Where to Put Your Marketing Focus

little things make big difference
The little touchpoints make the experience wonderful. From Julian’s Flickr photostream.

When we think of marketing, there are multiple words we connote with the term. It used to be a synonym for advertising. Lots of money was spent on grabbing attention and using powerful messaging to affect the mind of the masses.

Those were days when channels were far fewer. Radio, TV, print ads and newspapers were funneling the media we all consumed together.

Today, social media, search engines and online ads are part of the marketing mix. The net has broadened, and we can control more of what we consume.

The problem with all these mediums and channels is that there are a plethora of voices trying to grab our attention. And that hyper-competitive environment drowns out what is true. If you are remarkable, it may be hard to know when you are blended into the noise of marketing.

But what about the people who have given you their attention?

They don’t have to be won. They have to have a wonderful experience.

This makes everything you do – how you communicate, what things look like, how you schedule appointments, when you show up for appointments – part of your marketing.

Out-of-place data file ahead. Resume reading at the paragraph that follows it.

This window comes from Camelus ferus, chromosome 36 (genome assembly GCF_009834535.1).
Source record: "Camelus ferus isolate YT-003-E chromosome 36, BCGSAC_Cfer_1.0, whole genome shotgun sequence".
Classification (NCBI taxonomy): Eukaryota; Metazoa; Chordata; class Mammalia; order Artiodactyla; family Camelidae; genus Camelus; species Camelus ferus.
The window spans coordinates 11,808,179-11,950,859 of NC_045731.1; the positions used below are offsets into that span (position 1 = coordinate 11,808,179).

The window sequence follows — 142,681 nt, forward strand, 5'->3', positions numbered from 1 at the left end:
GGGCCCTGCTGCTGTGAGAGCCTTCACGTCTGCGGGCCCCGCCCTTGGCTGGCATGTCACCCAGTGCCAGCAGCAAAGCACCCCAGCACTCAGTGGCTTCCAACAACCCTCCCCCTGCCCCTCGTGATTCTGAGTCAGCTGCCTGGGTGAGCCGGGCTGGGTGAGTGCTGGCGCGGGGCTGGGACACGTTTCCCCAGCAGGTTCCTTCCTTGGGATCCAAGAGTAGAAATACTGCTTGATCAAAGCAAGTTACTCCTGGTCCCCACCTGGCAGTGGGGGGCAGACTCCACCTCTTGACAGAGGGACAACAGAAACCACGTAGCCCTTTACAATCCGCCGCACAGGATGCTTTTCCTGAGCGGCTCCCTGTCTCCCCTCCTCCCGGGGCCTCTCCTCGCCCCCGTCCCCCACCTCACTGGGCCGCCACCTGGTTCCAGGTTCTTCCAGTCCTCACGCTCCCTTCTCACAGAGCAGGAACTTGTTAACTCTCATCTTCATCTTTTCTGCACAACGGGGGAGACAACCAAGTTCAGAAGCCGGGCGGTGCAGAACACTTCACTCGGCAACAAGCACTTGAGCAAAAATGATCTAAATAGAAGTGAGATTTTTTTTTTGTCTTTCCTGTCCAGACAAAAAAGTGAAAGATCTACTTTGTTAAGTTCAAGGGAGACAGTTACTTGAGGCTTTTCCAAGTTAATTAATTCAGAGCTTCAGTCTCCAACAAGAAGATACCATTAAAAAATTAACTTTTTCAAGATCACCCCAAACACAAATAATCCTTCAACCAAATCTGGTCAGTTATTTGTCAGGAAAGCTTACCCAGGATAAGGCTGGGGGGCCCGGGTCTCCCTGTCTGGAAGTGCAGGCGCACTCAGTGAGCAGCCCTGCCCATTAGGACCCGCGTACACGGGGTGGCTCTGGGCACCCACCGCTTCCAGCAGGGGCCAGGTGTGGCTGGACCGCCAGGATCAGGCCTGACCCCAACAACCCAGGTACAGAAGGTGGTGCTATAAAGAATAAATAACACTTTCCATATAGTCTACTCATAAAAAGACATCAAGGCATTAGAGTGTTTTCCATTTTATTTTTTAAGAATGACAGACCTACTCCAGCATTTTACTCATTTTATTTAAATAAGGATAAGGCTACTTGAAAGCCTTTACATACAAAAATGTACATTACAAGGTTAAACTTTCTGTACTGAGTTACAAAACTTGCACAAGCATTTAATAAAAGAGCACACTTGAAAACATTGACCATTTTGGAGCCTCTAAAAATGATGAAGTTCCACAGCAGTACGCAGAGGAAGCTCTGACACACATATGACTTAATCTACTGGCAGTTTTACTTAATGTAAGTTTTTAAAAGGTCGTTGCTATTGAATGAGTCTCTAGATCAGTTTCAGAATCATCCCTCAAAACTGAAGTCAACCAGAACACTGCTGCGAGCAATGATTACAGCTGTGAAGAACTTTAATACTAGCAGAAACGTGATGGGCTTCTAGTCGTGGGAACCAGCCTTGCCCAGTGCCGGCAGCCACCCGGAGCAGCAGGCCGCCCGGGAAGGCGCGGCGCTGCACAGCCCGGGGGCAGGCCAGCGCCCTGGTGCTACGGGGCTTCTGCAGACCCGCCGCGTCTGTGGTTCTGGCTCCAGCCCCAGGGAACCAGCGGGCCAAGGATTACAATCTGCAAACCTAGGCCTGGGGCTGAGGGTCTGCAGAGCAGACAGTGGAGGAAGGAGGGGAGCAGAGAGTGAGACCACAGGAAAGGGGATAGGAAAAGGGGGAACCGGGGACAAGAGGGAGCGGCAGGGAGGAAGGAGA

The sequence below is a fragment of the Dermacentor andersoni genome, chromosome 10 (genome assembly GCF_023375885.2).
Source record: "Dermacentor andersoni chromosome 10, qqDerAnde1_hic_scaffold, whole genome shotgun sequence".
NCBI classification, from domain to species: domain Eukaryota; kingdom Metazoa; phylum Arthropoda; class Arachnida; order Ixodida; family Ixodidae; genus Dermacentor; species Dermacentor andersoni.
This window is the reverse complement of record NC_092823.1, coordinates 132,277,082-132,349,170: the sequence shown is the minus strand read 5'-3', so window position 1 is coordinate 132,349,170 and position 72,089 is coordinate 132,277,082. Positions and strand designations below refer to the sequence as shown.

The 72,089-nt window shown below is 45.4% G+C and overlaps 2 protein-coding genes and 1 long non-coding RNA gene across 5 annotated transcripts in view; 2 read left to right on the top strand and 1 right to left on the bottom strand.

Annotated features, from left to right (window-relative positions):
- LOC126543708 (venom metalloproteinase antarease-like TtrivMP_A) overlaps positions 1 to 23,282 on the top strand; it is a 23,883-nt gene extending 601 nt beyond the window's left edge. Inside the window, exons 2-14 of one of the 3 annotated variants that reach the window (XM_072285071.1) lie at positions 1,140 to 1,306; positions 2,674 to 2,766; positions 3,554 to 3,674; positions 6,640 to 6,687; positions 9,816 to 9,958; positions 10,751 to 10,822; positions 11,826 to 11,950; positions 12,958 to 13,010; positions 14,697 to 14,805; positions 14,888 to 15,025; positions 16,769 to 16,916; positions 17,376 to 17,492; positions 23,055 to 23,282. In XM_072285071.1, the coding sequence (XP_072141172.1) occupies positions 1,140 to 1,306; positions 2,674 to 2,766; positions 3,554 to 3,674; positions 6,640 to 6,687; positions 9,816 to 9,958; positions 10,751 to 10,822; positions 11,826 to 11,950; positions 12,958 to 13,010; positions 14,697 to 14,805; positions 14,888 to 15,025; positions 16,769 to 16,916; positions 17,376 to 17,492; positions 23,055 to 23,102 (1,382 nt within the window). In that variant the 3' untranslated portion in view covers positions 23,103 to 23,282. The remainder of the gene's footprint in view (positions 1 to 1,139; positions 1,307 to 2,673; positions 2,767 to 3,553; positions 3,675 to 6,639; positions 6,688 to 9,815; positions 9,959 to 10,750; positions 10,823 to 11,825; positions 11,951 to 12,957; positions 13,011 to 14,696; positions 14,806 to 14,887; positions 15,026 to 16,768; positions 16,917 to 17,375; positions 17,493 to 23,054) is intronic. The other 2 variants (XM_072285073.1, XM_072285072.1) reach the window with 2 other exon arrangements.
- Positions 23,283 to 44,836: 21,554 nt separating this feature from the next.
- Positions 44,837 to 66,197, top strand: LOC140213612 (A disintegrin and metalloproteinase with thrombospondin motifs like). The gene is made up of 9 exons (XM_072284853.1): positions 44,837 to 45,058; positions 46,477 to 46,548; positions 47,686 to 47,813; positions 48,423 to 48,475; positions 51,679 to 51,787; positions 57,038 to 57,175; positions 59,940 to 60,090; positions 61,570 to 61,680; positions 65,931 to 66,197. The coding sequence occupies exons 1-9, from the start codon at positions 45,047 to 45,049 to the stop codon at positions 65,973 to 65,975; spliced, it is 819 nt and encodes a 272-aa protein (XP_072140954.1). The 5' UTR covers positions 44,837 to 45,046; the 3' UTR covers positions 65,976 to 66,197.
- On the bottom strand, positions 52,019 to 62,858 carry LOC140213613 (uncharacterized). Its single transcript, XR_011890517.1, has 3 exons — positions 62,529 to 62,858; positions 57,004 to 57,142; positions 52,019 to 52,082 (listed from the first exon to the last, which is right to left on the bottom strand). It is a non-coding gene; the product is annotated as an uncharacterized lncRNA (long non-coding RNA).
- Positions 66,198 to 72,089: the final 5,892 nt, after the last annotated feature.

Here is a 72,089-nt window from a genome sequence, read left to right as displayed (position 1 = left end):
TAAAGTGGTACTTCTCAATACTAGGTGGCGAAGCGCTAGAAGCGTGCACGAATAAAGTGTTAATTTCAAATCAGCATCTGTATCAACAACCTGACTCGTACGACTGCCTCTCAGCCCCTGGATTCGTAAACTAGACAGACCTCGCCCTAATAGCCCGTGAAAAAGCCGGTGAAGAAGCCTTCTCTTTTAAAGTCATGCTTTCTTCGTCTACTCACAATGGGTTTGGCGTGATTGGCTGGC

Everything that touches the customer, namely touchpoints, is a success or failure point. You can delight a person or totally turn them off by the attention to timing and detail.

If you delight them, then you have equipped someone who can potentially “sell” for you. They become a sales arm for you by sharing their wonderful experience with others.

It does take a mindset shift and focus. You can’t merely look at marketing as some kind of budget spend or isolated activity. No, marketing is everything you do. It’s how you interact with the world and how it carries through your culture and touchpoint processes.

So, think about those little steps that may have become so familiar to you, but an exposure point for a new customer. You may have overlooked the opportunity to make a fan for life by limiting your imagination or simply being mundane and boring.

Every touchpoint becomes marketing.

If you were a new customer, where would you feel delighted experiencing your service?

Published by Don Dalrymple

I partner with founders and entrepreneurs in startup businesses. I write and consult on strategy, systems, team building and growing revenue.

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